Altostratus from below

 Altostratus photo taken by Craig Johnson in Fort Dodge, Iowa, 10:45 A.M. ON 3-23-2018

Altostratus photo taken by Craig Johnson in Fort Dodge, Iowa, 10:45 A.M. ON 3-23-2018

Altostratus is a mid-level cloud identified by its height, between 6,000 feet and 18,000 feet, and its generally smooth layered appearance. Sometimes the cloud has a diffuse base like shown here. In this case the Sun is dimly visible but altostratus often obscures the Sun's disk. Altostratus is not a precipitating cloud. This cloud formed in a layer of gentle upward motion that developed in advance of a winter storm moving eastward from the Rockies. The storm emerged on the Plains as a low center in Kansas and moved east. Heavy snow fell in parts of southern Minnesota and northeastern Iowa. 

The map below was plotted from observations taken at 11:00 a.m. CDT on March 23, 2018. At that time the low center was reorganizing from Wyoming into northwestern Kansas. Notice the closed oval isobar enclosing eastern Wyoming, the Nebraska Panhandle, northeastern Colorado, and far western Kansas. By early evening the low center had formed over northwestern Kansas. The altostratus over Fort Dodge, Iowa was in a band that extended from northwest into southeast Iowa. The bases were above 12,000 feet. Lower clouds were located over western North Dakota southeastward to St. Louis. The ceiling at Des Moines, Iowa was at 7,000 feet (C70)* while ceilings in western North Dakota and eastern South Dakota were below 3,000 feet (C27, C28, C25)*.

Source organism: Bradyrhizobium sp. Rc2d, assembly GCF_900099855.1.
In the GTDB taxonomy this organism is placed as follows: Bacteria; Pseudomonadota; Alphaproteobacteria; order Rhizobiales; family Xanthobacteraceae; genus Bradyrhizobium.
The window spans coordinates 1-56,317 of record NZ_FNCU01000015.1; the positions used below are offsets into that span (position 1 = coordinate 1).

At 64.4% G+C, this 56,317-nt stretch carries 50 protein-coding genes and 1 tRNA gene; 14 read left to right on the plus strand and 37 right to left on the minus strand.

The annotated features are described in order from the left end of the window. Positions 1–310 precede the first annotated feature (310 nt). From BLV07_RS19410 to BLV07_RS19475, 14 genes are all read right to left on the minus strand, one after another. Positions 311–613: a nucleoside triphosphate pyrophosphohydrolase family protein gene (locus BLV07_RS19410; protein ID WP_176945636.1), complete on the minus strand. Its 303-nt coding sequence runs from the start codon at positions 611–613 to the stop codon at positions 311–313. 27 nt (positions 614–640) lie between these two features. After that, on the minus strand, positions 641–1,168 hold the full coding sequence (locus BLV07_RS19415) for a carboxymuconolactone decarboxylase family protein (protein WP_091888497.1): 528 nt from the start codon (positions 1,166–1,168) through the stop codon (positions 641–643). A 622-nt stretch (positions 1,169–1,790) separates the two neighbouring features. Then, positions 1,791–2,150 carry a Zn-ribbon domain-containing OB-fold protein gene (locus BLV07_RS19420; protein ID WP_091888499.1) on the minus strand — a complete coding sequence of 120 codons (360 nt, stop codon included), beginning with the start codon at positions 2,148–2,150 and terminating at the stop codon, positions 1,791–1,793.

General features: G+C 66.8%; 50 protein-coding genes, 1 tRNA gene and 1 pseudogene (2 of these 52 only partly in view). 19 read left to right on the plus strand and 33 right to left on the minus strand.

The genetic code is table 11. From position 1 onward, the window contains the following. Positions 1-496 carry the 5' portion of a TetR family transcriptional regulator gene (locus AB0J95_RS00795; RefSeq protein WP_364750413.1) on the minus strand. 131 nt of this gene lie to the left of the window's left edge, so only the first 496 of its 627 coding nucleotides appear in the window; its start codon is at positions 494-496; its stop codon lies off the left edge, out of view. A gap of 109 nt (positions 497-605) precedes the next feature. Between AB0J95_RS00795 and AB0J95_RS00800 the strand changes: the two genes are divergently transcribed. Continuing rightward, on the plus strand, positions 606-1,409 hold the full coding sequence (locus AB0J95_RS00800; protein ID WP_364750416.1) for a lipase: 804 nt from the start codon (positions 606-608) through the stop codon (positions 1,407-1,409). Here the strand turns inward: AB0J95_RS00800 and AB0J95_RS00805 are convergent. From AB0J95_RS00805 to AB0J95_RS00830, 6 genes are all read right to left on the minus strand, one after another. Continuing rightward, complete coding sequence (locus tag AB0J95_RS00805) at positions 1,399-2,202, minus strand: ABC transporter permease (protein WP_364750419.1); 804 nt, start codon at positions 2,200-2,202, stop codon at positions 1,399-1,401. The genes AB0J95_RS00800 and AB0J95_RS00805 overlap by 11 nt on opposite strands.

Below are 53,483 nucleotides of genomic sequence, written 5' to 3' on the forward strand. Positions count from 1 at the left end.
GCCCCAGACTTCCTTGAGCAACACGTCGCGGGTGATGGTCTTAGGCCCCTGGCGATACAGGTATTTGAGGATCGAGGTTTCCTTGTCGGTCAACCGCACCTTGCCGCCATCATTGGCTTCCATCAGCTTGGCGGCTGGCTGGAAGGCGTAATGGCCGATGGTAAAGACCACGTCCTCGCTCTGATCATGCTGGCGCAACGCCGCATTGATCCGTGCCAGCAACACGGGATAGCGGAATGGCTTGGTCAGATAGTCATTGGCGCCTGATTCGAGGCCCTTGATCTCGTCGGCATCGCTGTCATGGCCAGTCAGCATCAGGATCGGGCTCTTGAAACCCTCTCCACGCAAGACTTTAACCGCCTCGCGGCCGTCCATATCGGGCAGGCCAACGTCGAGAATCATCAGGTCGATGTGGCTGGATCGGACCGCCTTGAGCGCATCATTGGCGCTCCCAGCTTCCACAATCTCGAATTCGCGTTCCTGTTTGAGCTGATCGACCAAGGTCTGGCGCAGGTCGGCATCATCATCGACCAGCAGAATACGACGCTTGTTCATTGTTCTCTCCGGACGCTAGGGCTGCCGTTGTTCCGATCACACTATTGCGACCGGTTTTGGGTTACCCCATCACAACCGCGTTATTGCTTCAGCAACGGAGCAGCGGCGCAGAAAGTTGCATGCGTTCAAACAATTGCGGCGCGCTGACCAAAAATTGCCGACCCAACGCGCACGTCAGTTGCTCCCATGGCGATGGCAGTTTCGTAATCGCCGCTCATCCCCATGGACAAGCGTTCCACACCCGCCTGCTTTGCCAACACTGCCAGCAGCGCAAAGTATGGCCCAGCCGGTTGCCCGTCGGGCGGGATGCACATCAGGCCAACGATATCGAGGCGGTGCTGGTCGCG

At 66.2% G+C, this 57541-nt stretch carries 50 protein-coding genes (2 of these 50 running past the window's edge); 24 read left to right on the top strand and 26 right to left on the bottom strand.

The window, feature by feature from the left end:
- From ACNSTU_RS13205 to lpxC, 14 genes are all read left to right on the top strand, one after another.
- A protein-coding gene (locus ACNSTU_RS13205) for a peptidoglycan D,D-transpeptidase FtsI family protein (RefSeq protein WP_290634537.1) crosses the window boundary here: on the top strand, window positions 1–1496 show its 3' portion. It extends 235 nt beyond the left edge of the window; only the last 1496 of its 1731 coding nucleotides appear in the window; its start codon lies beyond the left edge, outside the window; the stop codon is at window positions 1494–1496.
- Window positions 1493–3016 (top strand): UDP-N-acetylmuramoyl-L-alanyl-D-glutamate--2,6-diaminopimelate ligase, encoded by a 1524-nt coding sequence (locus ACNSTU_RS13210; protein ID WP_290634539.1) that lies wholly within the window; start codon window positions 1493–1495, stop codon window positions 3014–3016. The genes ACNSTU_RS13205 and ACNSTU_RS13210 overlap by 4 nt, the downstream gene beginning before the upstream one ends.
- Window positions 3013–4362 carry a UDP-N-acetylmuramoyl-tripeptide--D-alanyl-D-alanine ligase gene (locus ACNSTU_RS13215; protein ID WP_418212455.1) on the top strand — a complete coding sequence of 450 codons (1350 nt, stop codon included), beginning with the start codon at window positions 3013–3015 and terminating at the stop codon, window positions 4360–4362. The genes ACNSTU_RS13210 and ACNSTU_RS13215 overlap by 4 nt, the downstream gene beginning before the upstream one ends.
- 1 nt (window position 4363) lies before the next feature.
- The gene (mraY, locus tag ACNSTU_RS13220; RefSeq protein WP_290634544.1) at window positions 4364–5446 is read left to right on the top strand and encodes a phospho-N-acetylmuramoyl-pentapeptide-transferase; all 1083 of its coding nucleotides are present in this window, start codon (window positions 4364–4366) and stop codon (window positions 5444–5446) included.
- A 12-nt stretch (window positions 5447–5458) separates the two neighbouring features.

The ceilings are plotted on the station model. Red indicates ceilings below 3,000 feet. Clouds above 12,000 feet are not plotted.

 USA Surface Map: 11:00 a.m. CDT., March 23, 2018. Map plotted by Digital Atmosphere Software available at www.weathergraphics.com

USA Surface Map: 11:00 a.m. CDT., March 23, 2018. Map plotted by Digital Atmosphere Software available at www.weathergraphics.com